What to Do When You Suspect Medical Malpractice
Though we hold them in high regard, sometimes doctors make mistakes. After all, they are human. Those mistakes can be costly – and even deadly. Medical malpractice is defined as the negligence on behalf of a medical staff that results in necessary further intervention to repair the initial mistreatment. Proving a medical malpractice case requires four legal standards: the professional duty to the patient existed; there was a breach of that duty; there was an injury caused by the breach; and there were resulting damages from the breach.
Here are some basic steps to follow if you think you have been a victim of medical malpractice:
Document, document, document. As with any potential lawsuit, make sure that you document everything. Cases have been won with the diaries of its plaintiffs. Keep journals, make notes, and ask for information in writing when it is suspected a doctor or his office is not practicing medicine to a proper standard. This includes making note of treatment, diagnoses, the doctor and his staff’s discussions, etc. Also, remember to be honest; were the doctor’s instructions specifically or partially followed?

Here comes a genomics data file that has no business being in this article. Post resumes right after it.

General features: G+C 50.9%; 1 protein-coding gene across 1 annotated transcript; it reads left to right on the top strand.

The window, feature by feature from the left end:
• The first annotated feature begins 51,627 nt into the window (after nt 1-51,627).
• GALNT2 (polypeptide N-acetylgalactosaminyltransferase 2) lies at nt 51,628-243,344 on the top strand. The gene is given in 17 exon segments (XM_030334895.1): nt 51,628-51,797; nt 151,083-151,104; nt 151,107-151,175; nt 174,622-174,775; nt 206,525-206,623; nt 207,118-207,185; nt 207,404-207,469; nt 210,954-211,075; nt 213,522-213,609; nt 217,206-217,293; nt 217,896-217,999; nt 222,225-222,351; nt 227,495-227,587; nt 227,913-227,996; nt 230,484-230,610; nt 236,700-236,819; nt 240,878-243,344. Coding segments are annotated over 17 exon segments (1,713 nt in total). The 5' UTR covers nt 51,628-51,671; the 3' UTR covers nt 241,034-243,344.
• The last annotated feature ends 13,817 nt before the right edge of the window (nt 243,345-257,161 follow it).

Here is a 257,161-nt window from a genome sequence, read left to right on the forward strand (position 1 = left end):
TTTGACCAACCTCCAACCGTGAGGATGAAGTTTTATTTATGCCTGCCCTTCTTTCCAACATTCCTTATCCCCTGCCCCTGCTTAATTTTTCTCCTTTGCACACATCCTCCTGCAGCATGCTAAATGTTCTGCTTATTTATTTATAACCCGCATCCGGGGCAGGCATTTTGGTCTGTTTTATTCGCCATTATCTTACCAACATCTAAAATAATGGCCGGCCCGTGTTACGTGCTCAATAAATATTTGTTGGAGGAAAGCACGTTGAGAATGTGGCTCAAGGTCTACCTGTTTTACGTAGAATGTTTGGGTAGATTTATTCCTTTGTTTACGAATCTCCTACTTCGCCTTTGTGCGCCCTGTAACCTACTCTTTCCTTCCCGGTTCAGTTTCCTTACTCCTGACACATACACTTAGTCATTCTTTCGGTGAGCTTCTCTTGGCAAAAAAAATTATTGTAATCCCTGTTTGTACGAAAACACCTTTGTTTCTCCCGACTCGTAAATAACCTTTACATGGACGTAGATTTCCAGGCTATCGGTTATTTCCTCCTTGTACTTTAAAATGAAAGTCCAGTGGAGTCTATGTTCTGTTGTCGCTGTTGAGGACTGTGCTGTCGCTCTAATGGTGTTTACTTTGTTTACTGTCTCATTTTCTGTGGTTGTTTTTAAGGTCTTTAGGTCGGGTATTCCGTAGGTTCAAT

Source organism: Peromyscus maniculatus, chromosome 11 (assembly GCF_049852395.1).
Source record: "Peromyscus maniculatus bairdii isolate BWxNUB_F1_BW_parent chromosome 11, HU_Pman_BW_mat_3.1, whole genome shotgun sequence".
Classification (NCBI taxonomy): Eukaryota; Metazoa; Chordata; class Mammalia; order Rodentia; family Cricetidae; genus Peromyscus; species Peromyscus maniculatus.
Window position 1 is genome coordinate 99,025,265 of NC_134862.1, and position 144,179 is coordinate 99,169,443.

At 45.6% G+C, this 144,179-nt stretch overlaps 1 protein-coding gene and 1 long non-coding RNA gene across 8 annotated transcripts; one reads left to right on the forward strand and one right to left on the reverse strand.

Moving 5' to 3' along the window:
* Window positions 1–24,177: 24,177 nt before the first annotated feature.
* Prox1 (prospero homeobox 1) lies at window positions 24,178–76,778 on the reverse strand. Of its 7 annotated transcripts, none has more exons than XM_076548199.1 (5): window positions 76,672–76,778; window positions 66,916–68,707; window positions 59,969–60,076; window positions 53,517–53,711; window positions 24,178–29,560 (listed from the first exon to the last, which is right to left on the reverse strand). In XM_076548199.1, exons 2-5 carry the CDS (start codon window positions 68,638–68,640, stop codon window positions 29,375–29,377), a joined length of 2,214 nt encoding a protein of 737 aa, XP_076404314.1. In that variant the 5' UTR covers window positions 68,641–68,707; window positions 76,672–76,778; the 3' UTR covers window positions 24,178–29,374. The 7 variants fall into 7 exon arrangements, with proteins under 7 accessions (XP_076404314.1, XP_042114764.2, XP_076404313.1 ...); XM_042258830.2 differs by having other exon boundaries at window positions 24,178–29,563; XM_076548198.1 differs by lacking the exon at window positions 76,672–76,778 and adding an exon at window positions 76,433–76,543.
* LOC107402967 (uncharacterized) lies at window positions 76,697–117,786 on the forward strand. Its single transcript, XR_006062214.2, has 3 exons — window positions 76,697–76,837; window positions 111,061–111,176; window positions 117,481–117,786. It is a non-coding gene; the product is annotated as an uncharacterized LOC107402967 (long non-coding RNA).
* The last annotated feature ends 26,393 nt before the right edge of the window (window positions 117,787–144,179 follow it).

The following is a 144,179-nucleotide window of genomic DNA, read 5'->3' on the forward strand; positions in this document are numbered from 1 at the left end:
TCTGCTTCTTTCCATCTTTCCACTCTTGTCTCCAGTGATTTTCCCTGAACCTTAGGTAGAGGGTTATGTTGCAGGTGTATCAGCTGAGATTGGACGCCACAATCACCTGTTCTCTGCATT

Contact an attorney who specializes in medical malpractice. No one knows the system and nuances better than an attorney who has experience in medical malpractice. Just because it feels like medical malpractice does not mean that it is. There are certain industry standards that doctors must meet, and medical malpractice attorneys will know those standards well.
Know the difference between bad bedside service and medical malpractice. Doctors and surgeons can provide poor service, but still conduct medical business well. Just because the doctor was unprofessional does not mean that he should be party to a lawsuit.
The clock is ticking. There are deadlines by which a lawsuit has to be filed, and they are different dependent upon where the injury occurred, where the treatment was sought, and when treatment began. The best sources for statute of limitations knowledge are attorneys, since it is never black and white.
Don’t have a medical malpractice case? Get a new doctor. If it turns out there is no medical malpractice case, still get a new doctor if you are uncomfortable with yours. There is no law that requires you to stay with the doctor who makes you uncomfortable or you feel is not meeting your standards, while still meeting national standards for treatment.
When it comes to medical malpractice, there is no one-size-fits-all approach. The best way to explore options is to contact a medical malpractice attorney and see what options are available. Exploring your potential claim can save your life and possibly others, depending on the severity of the breach of trust with a medical provider.
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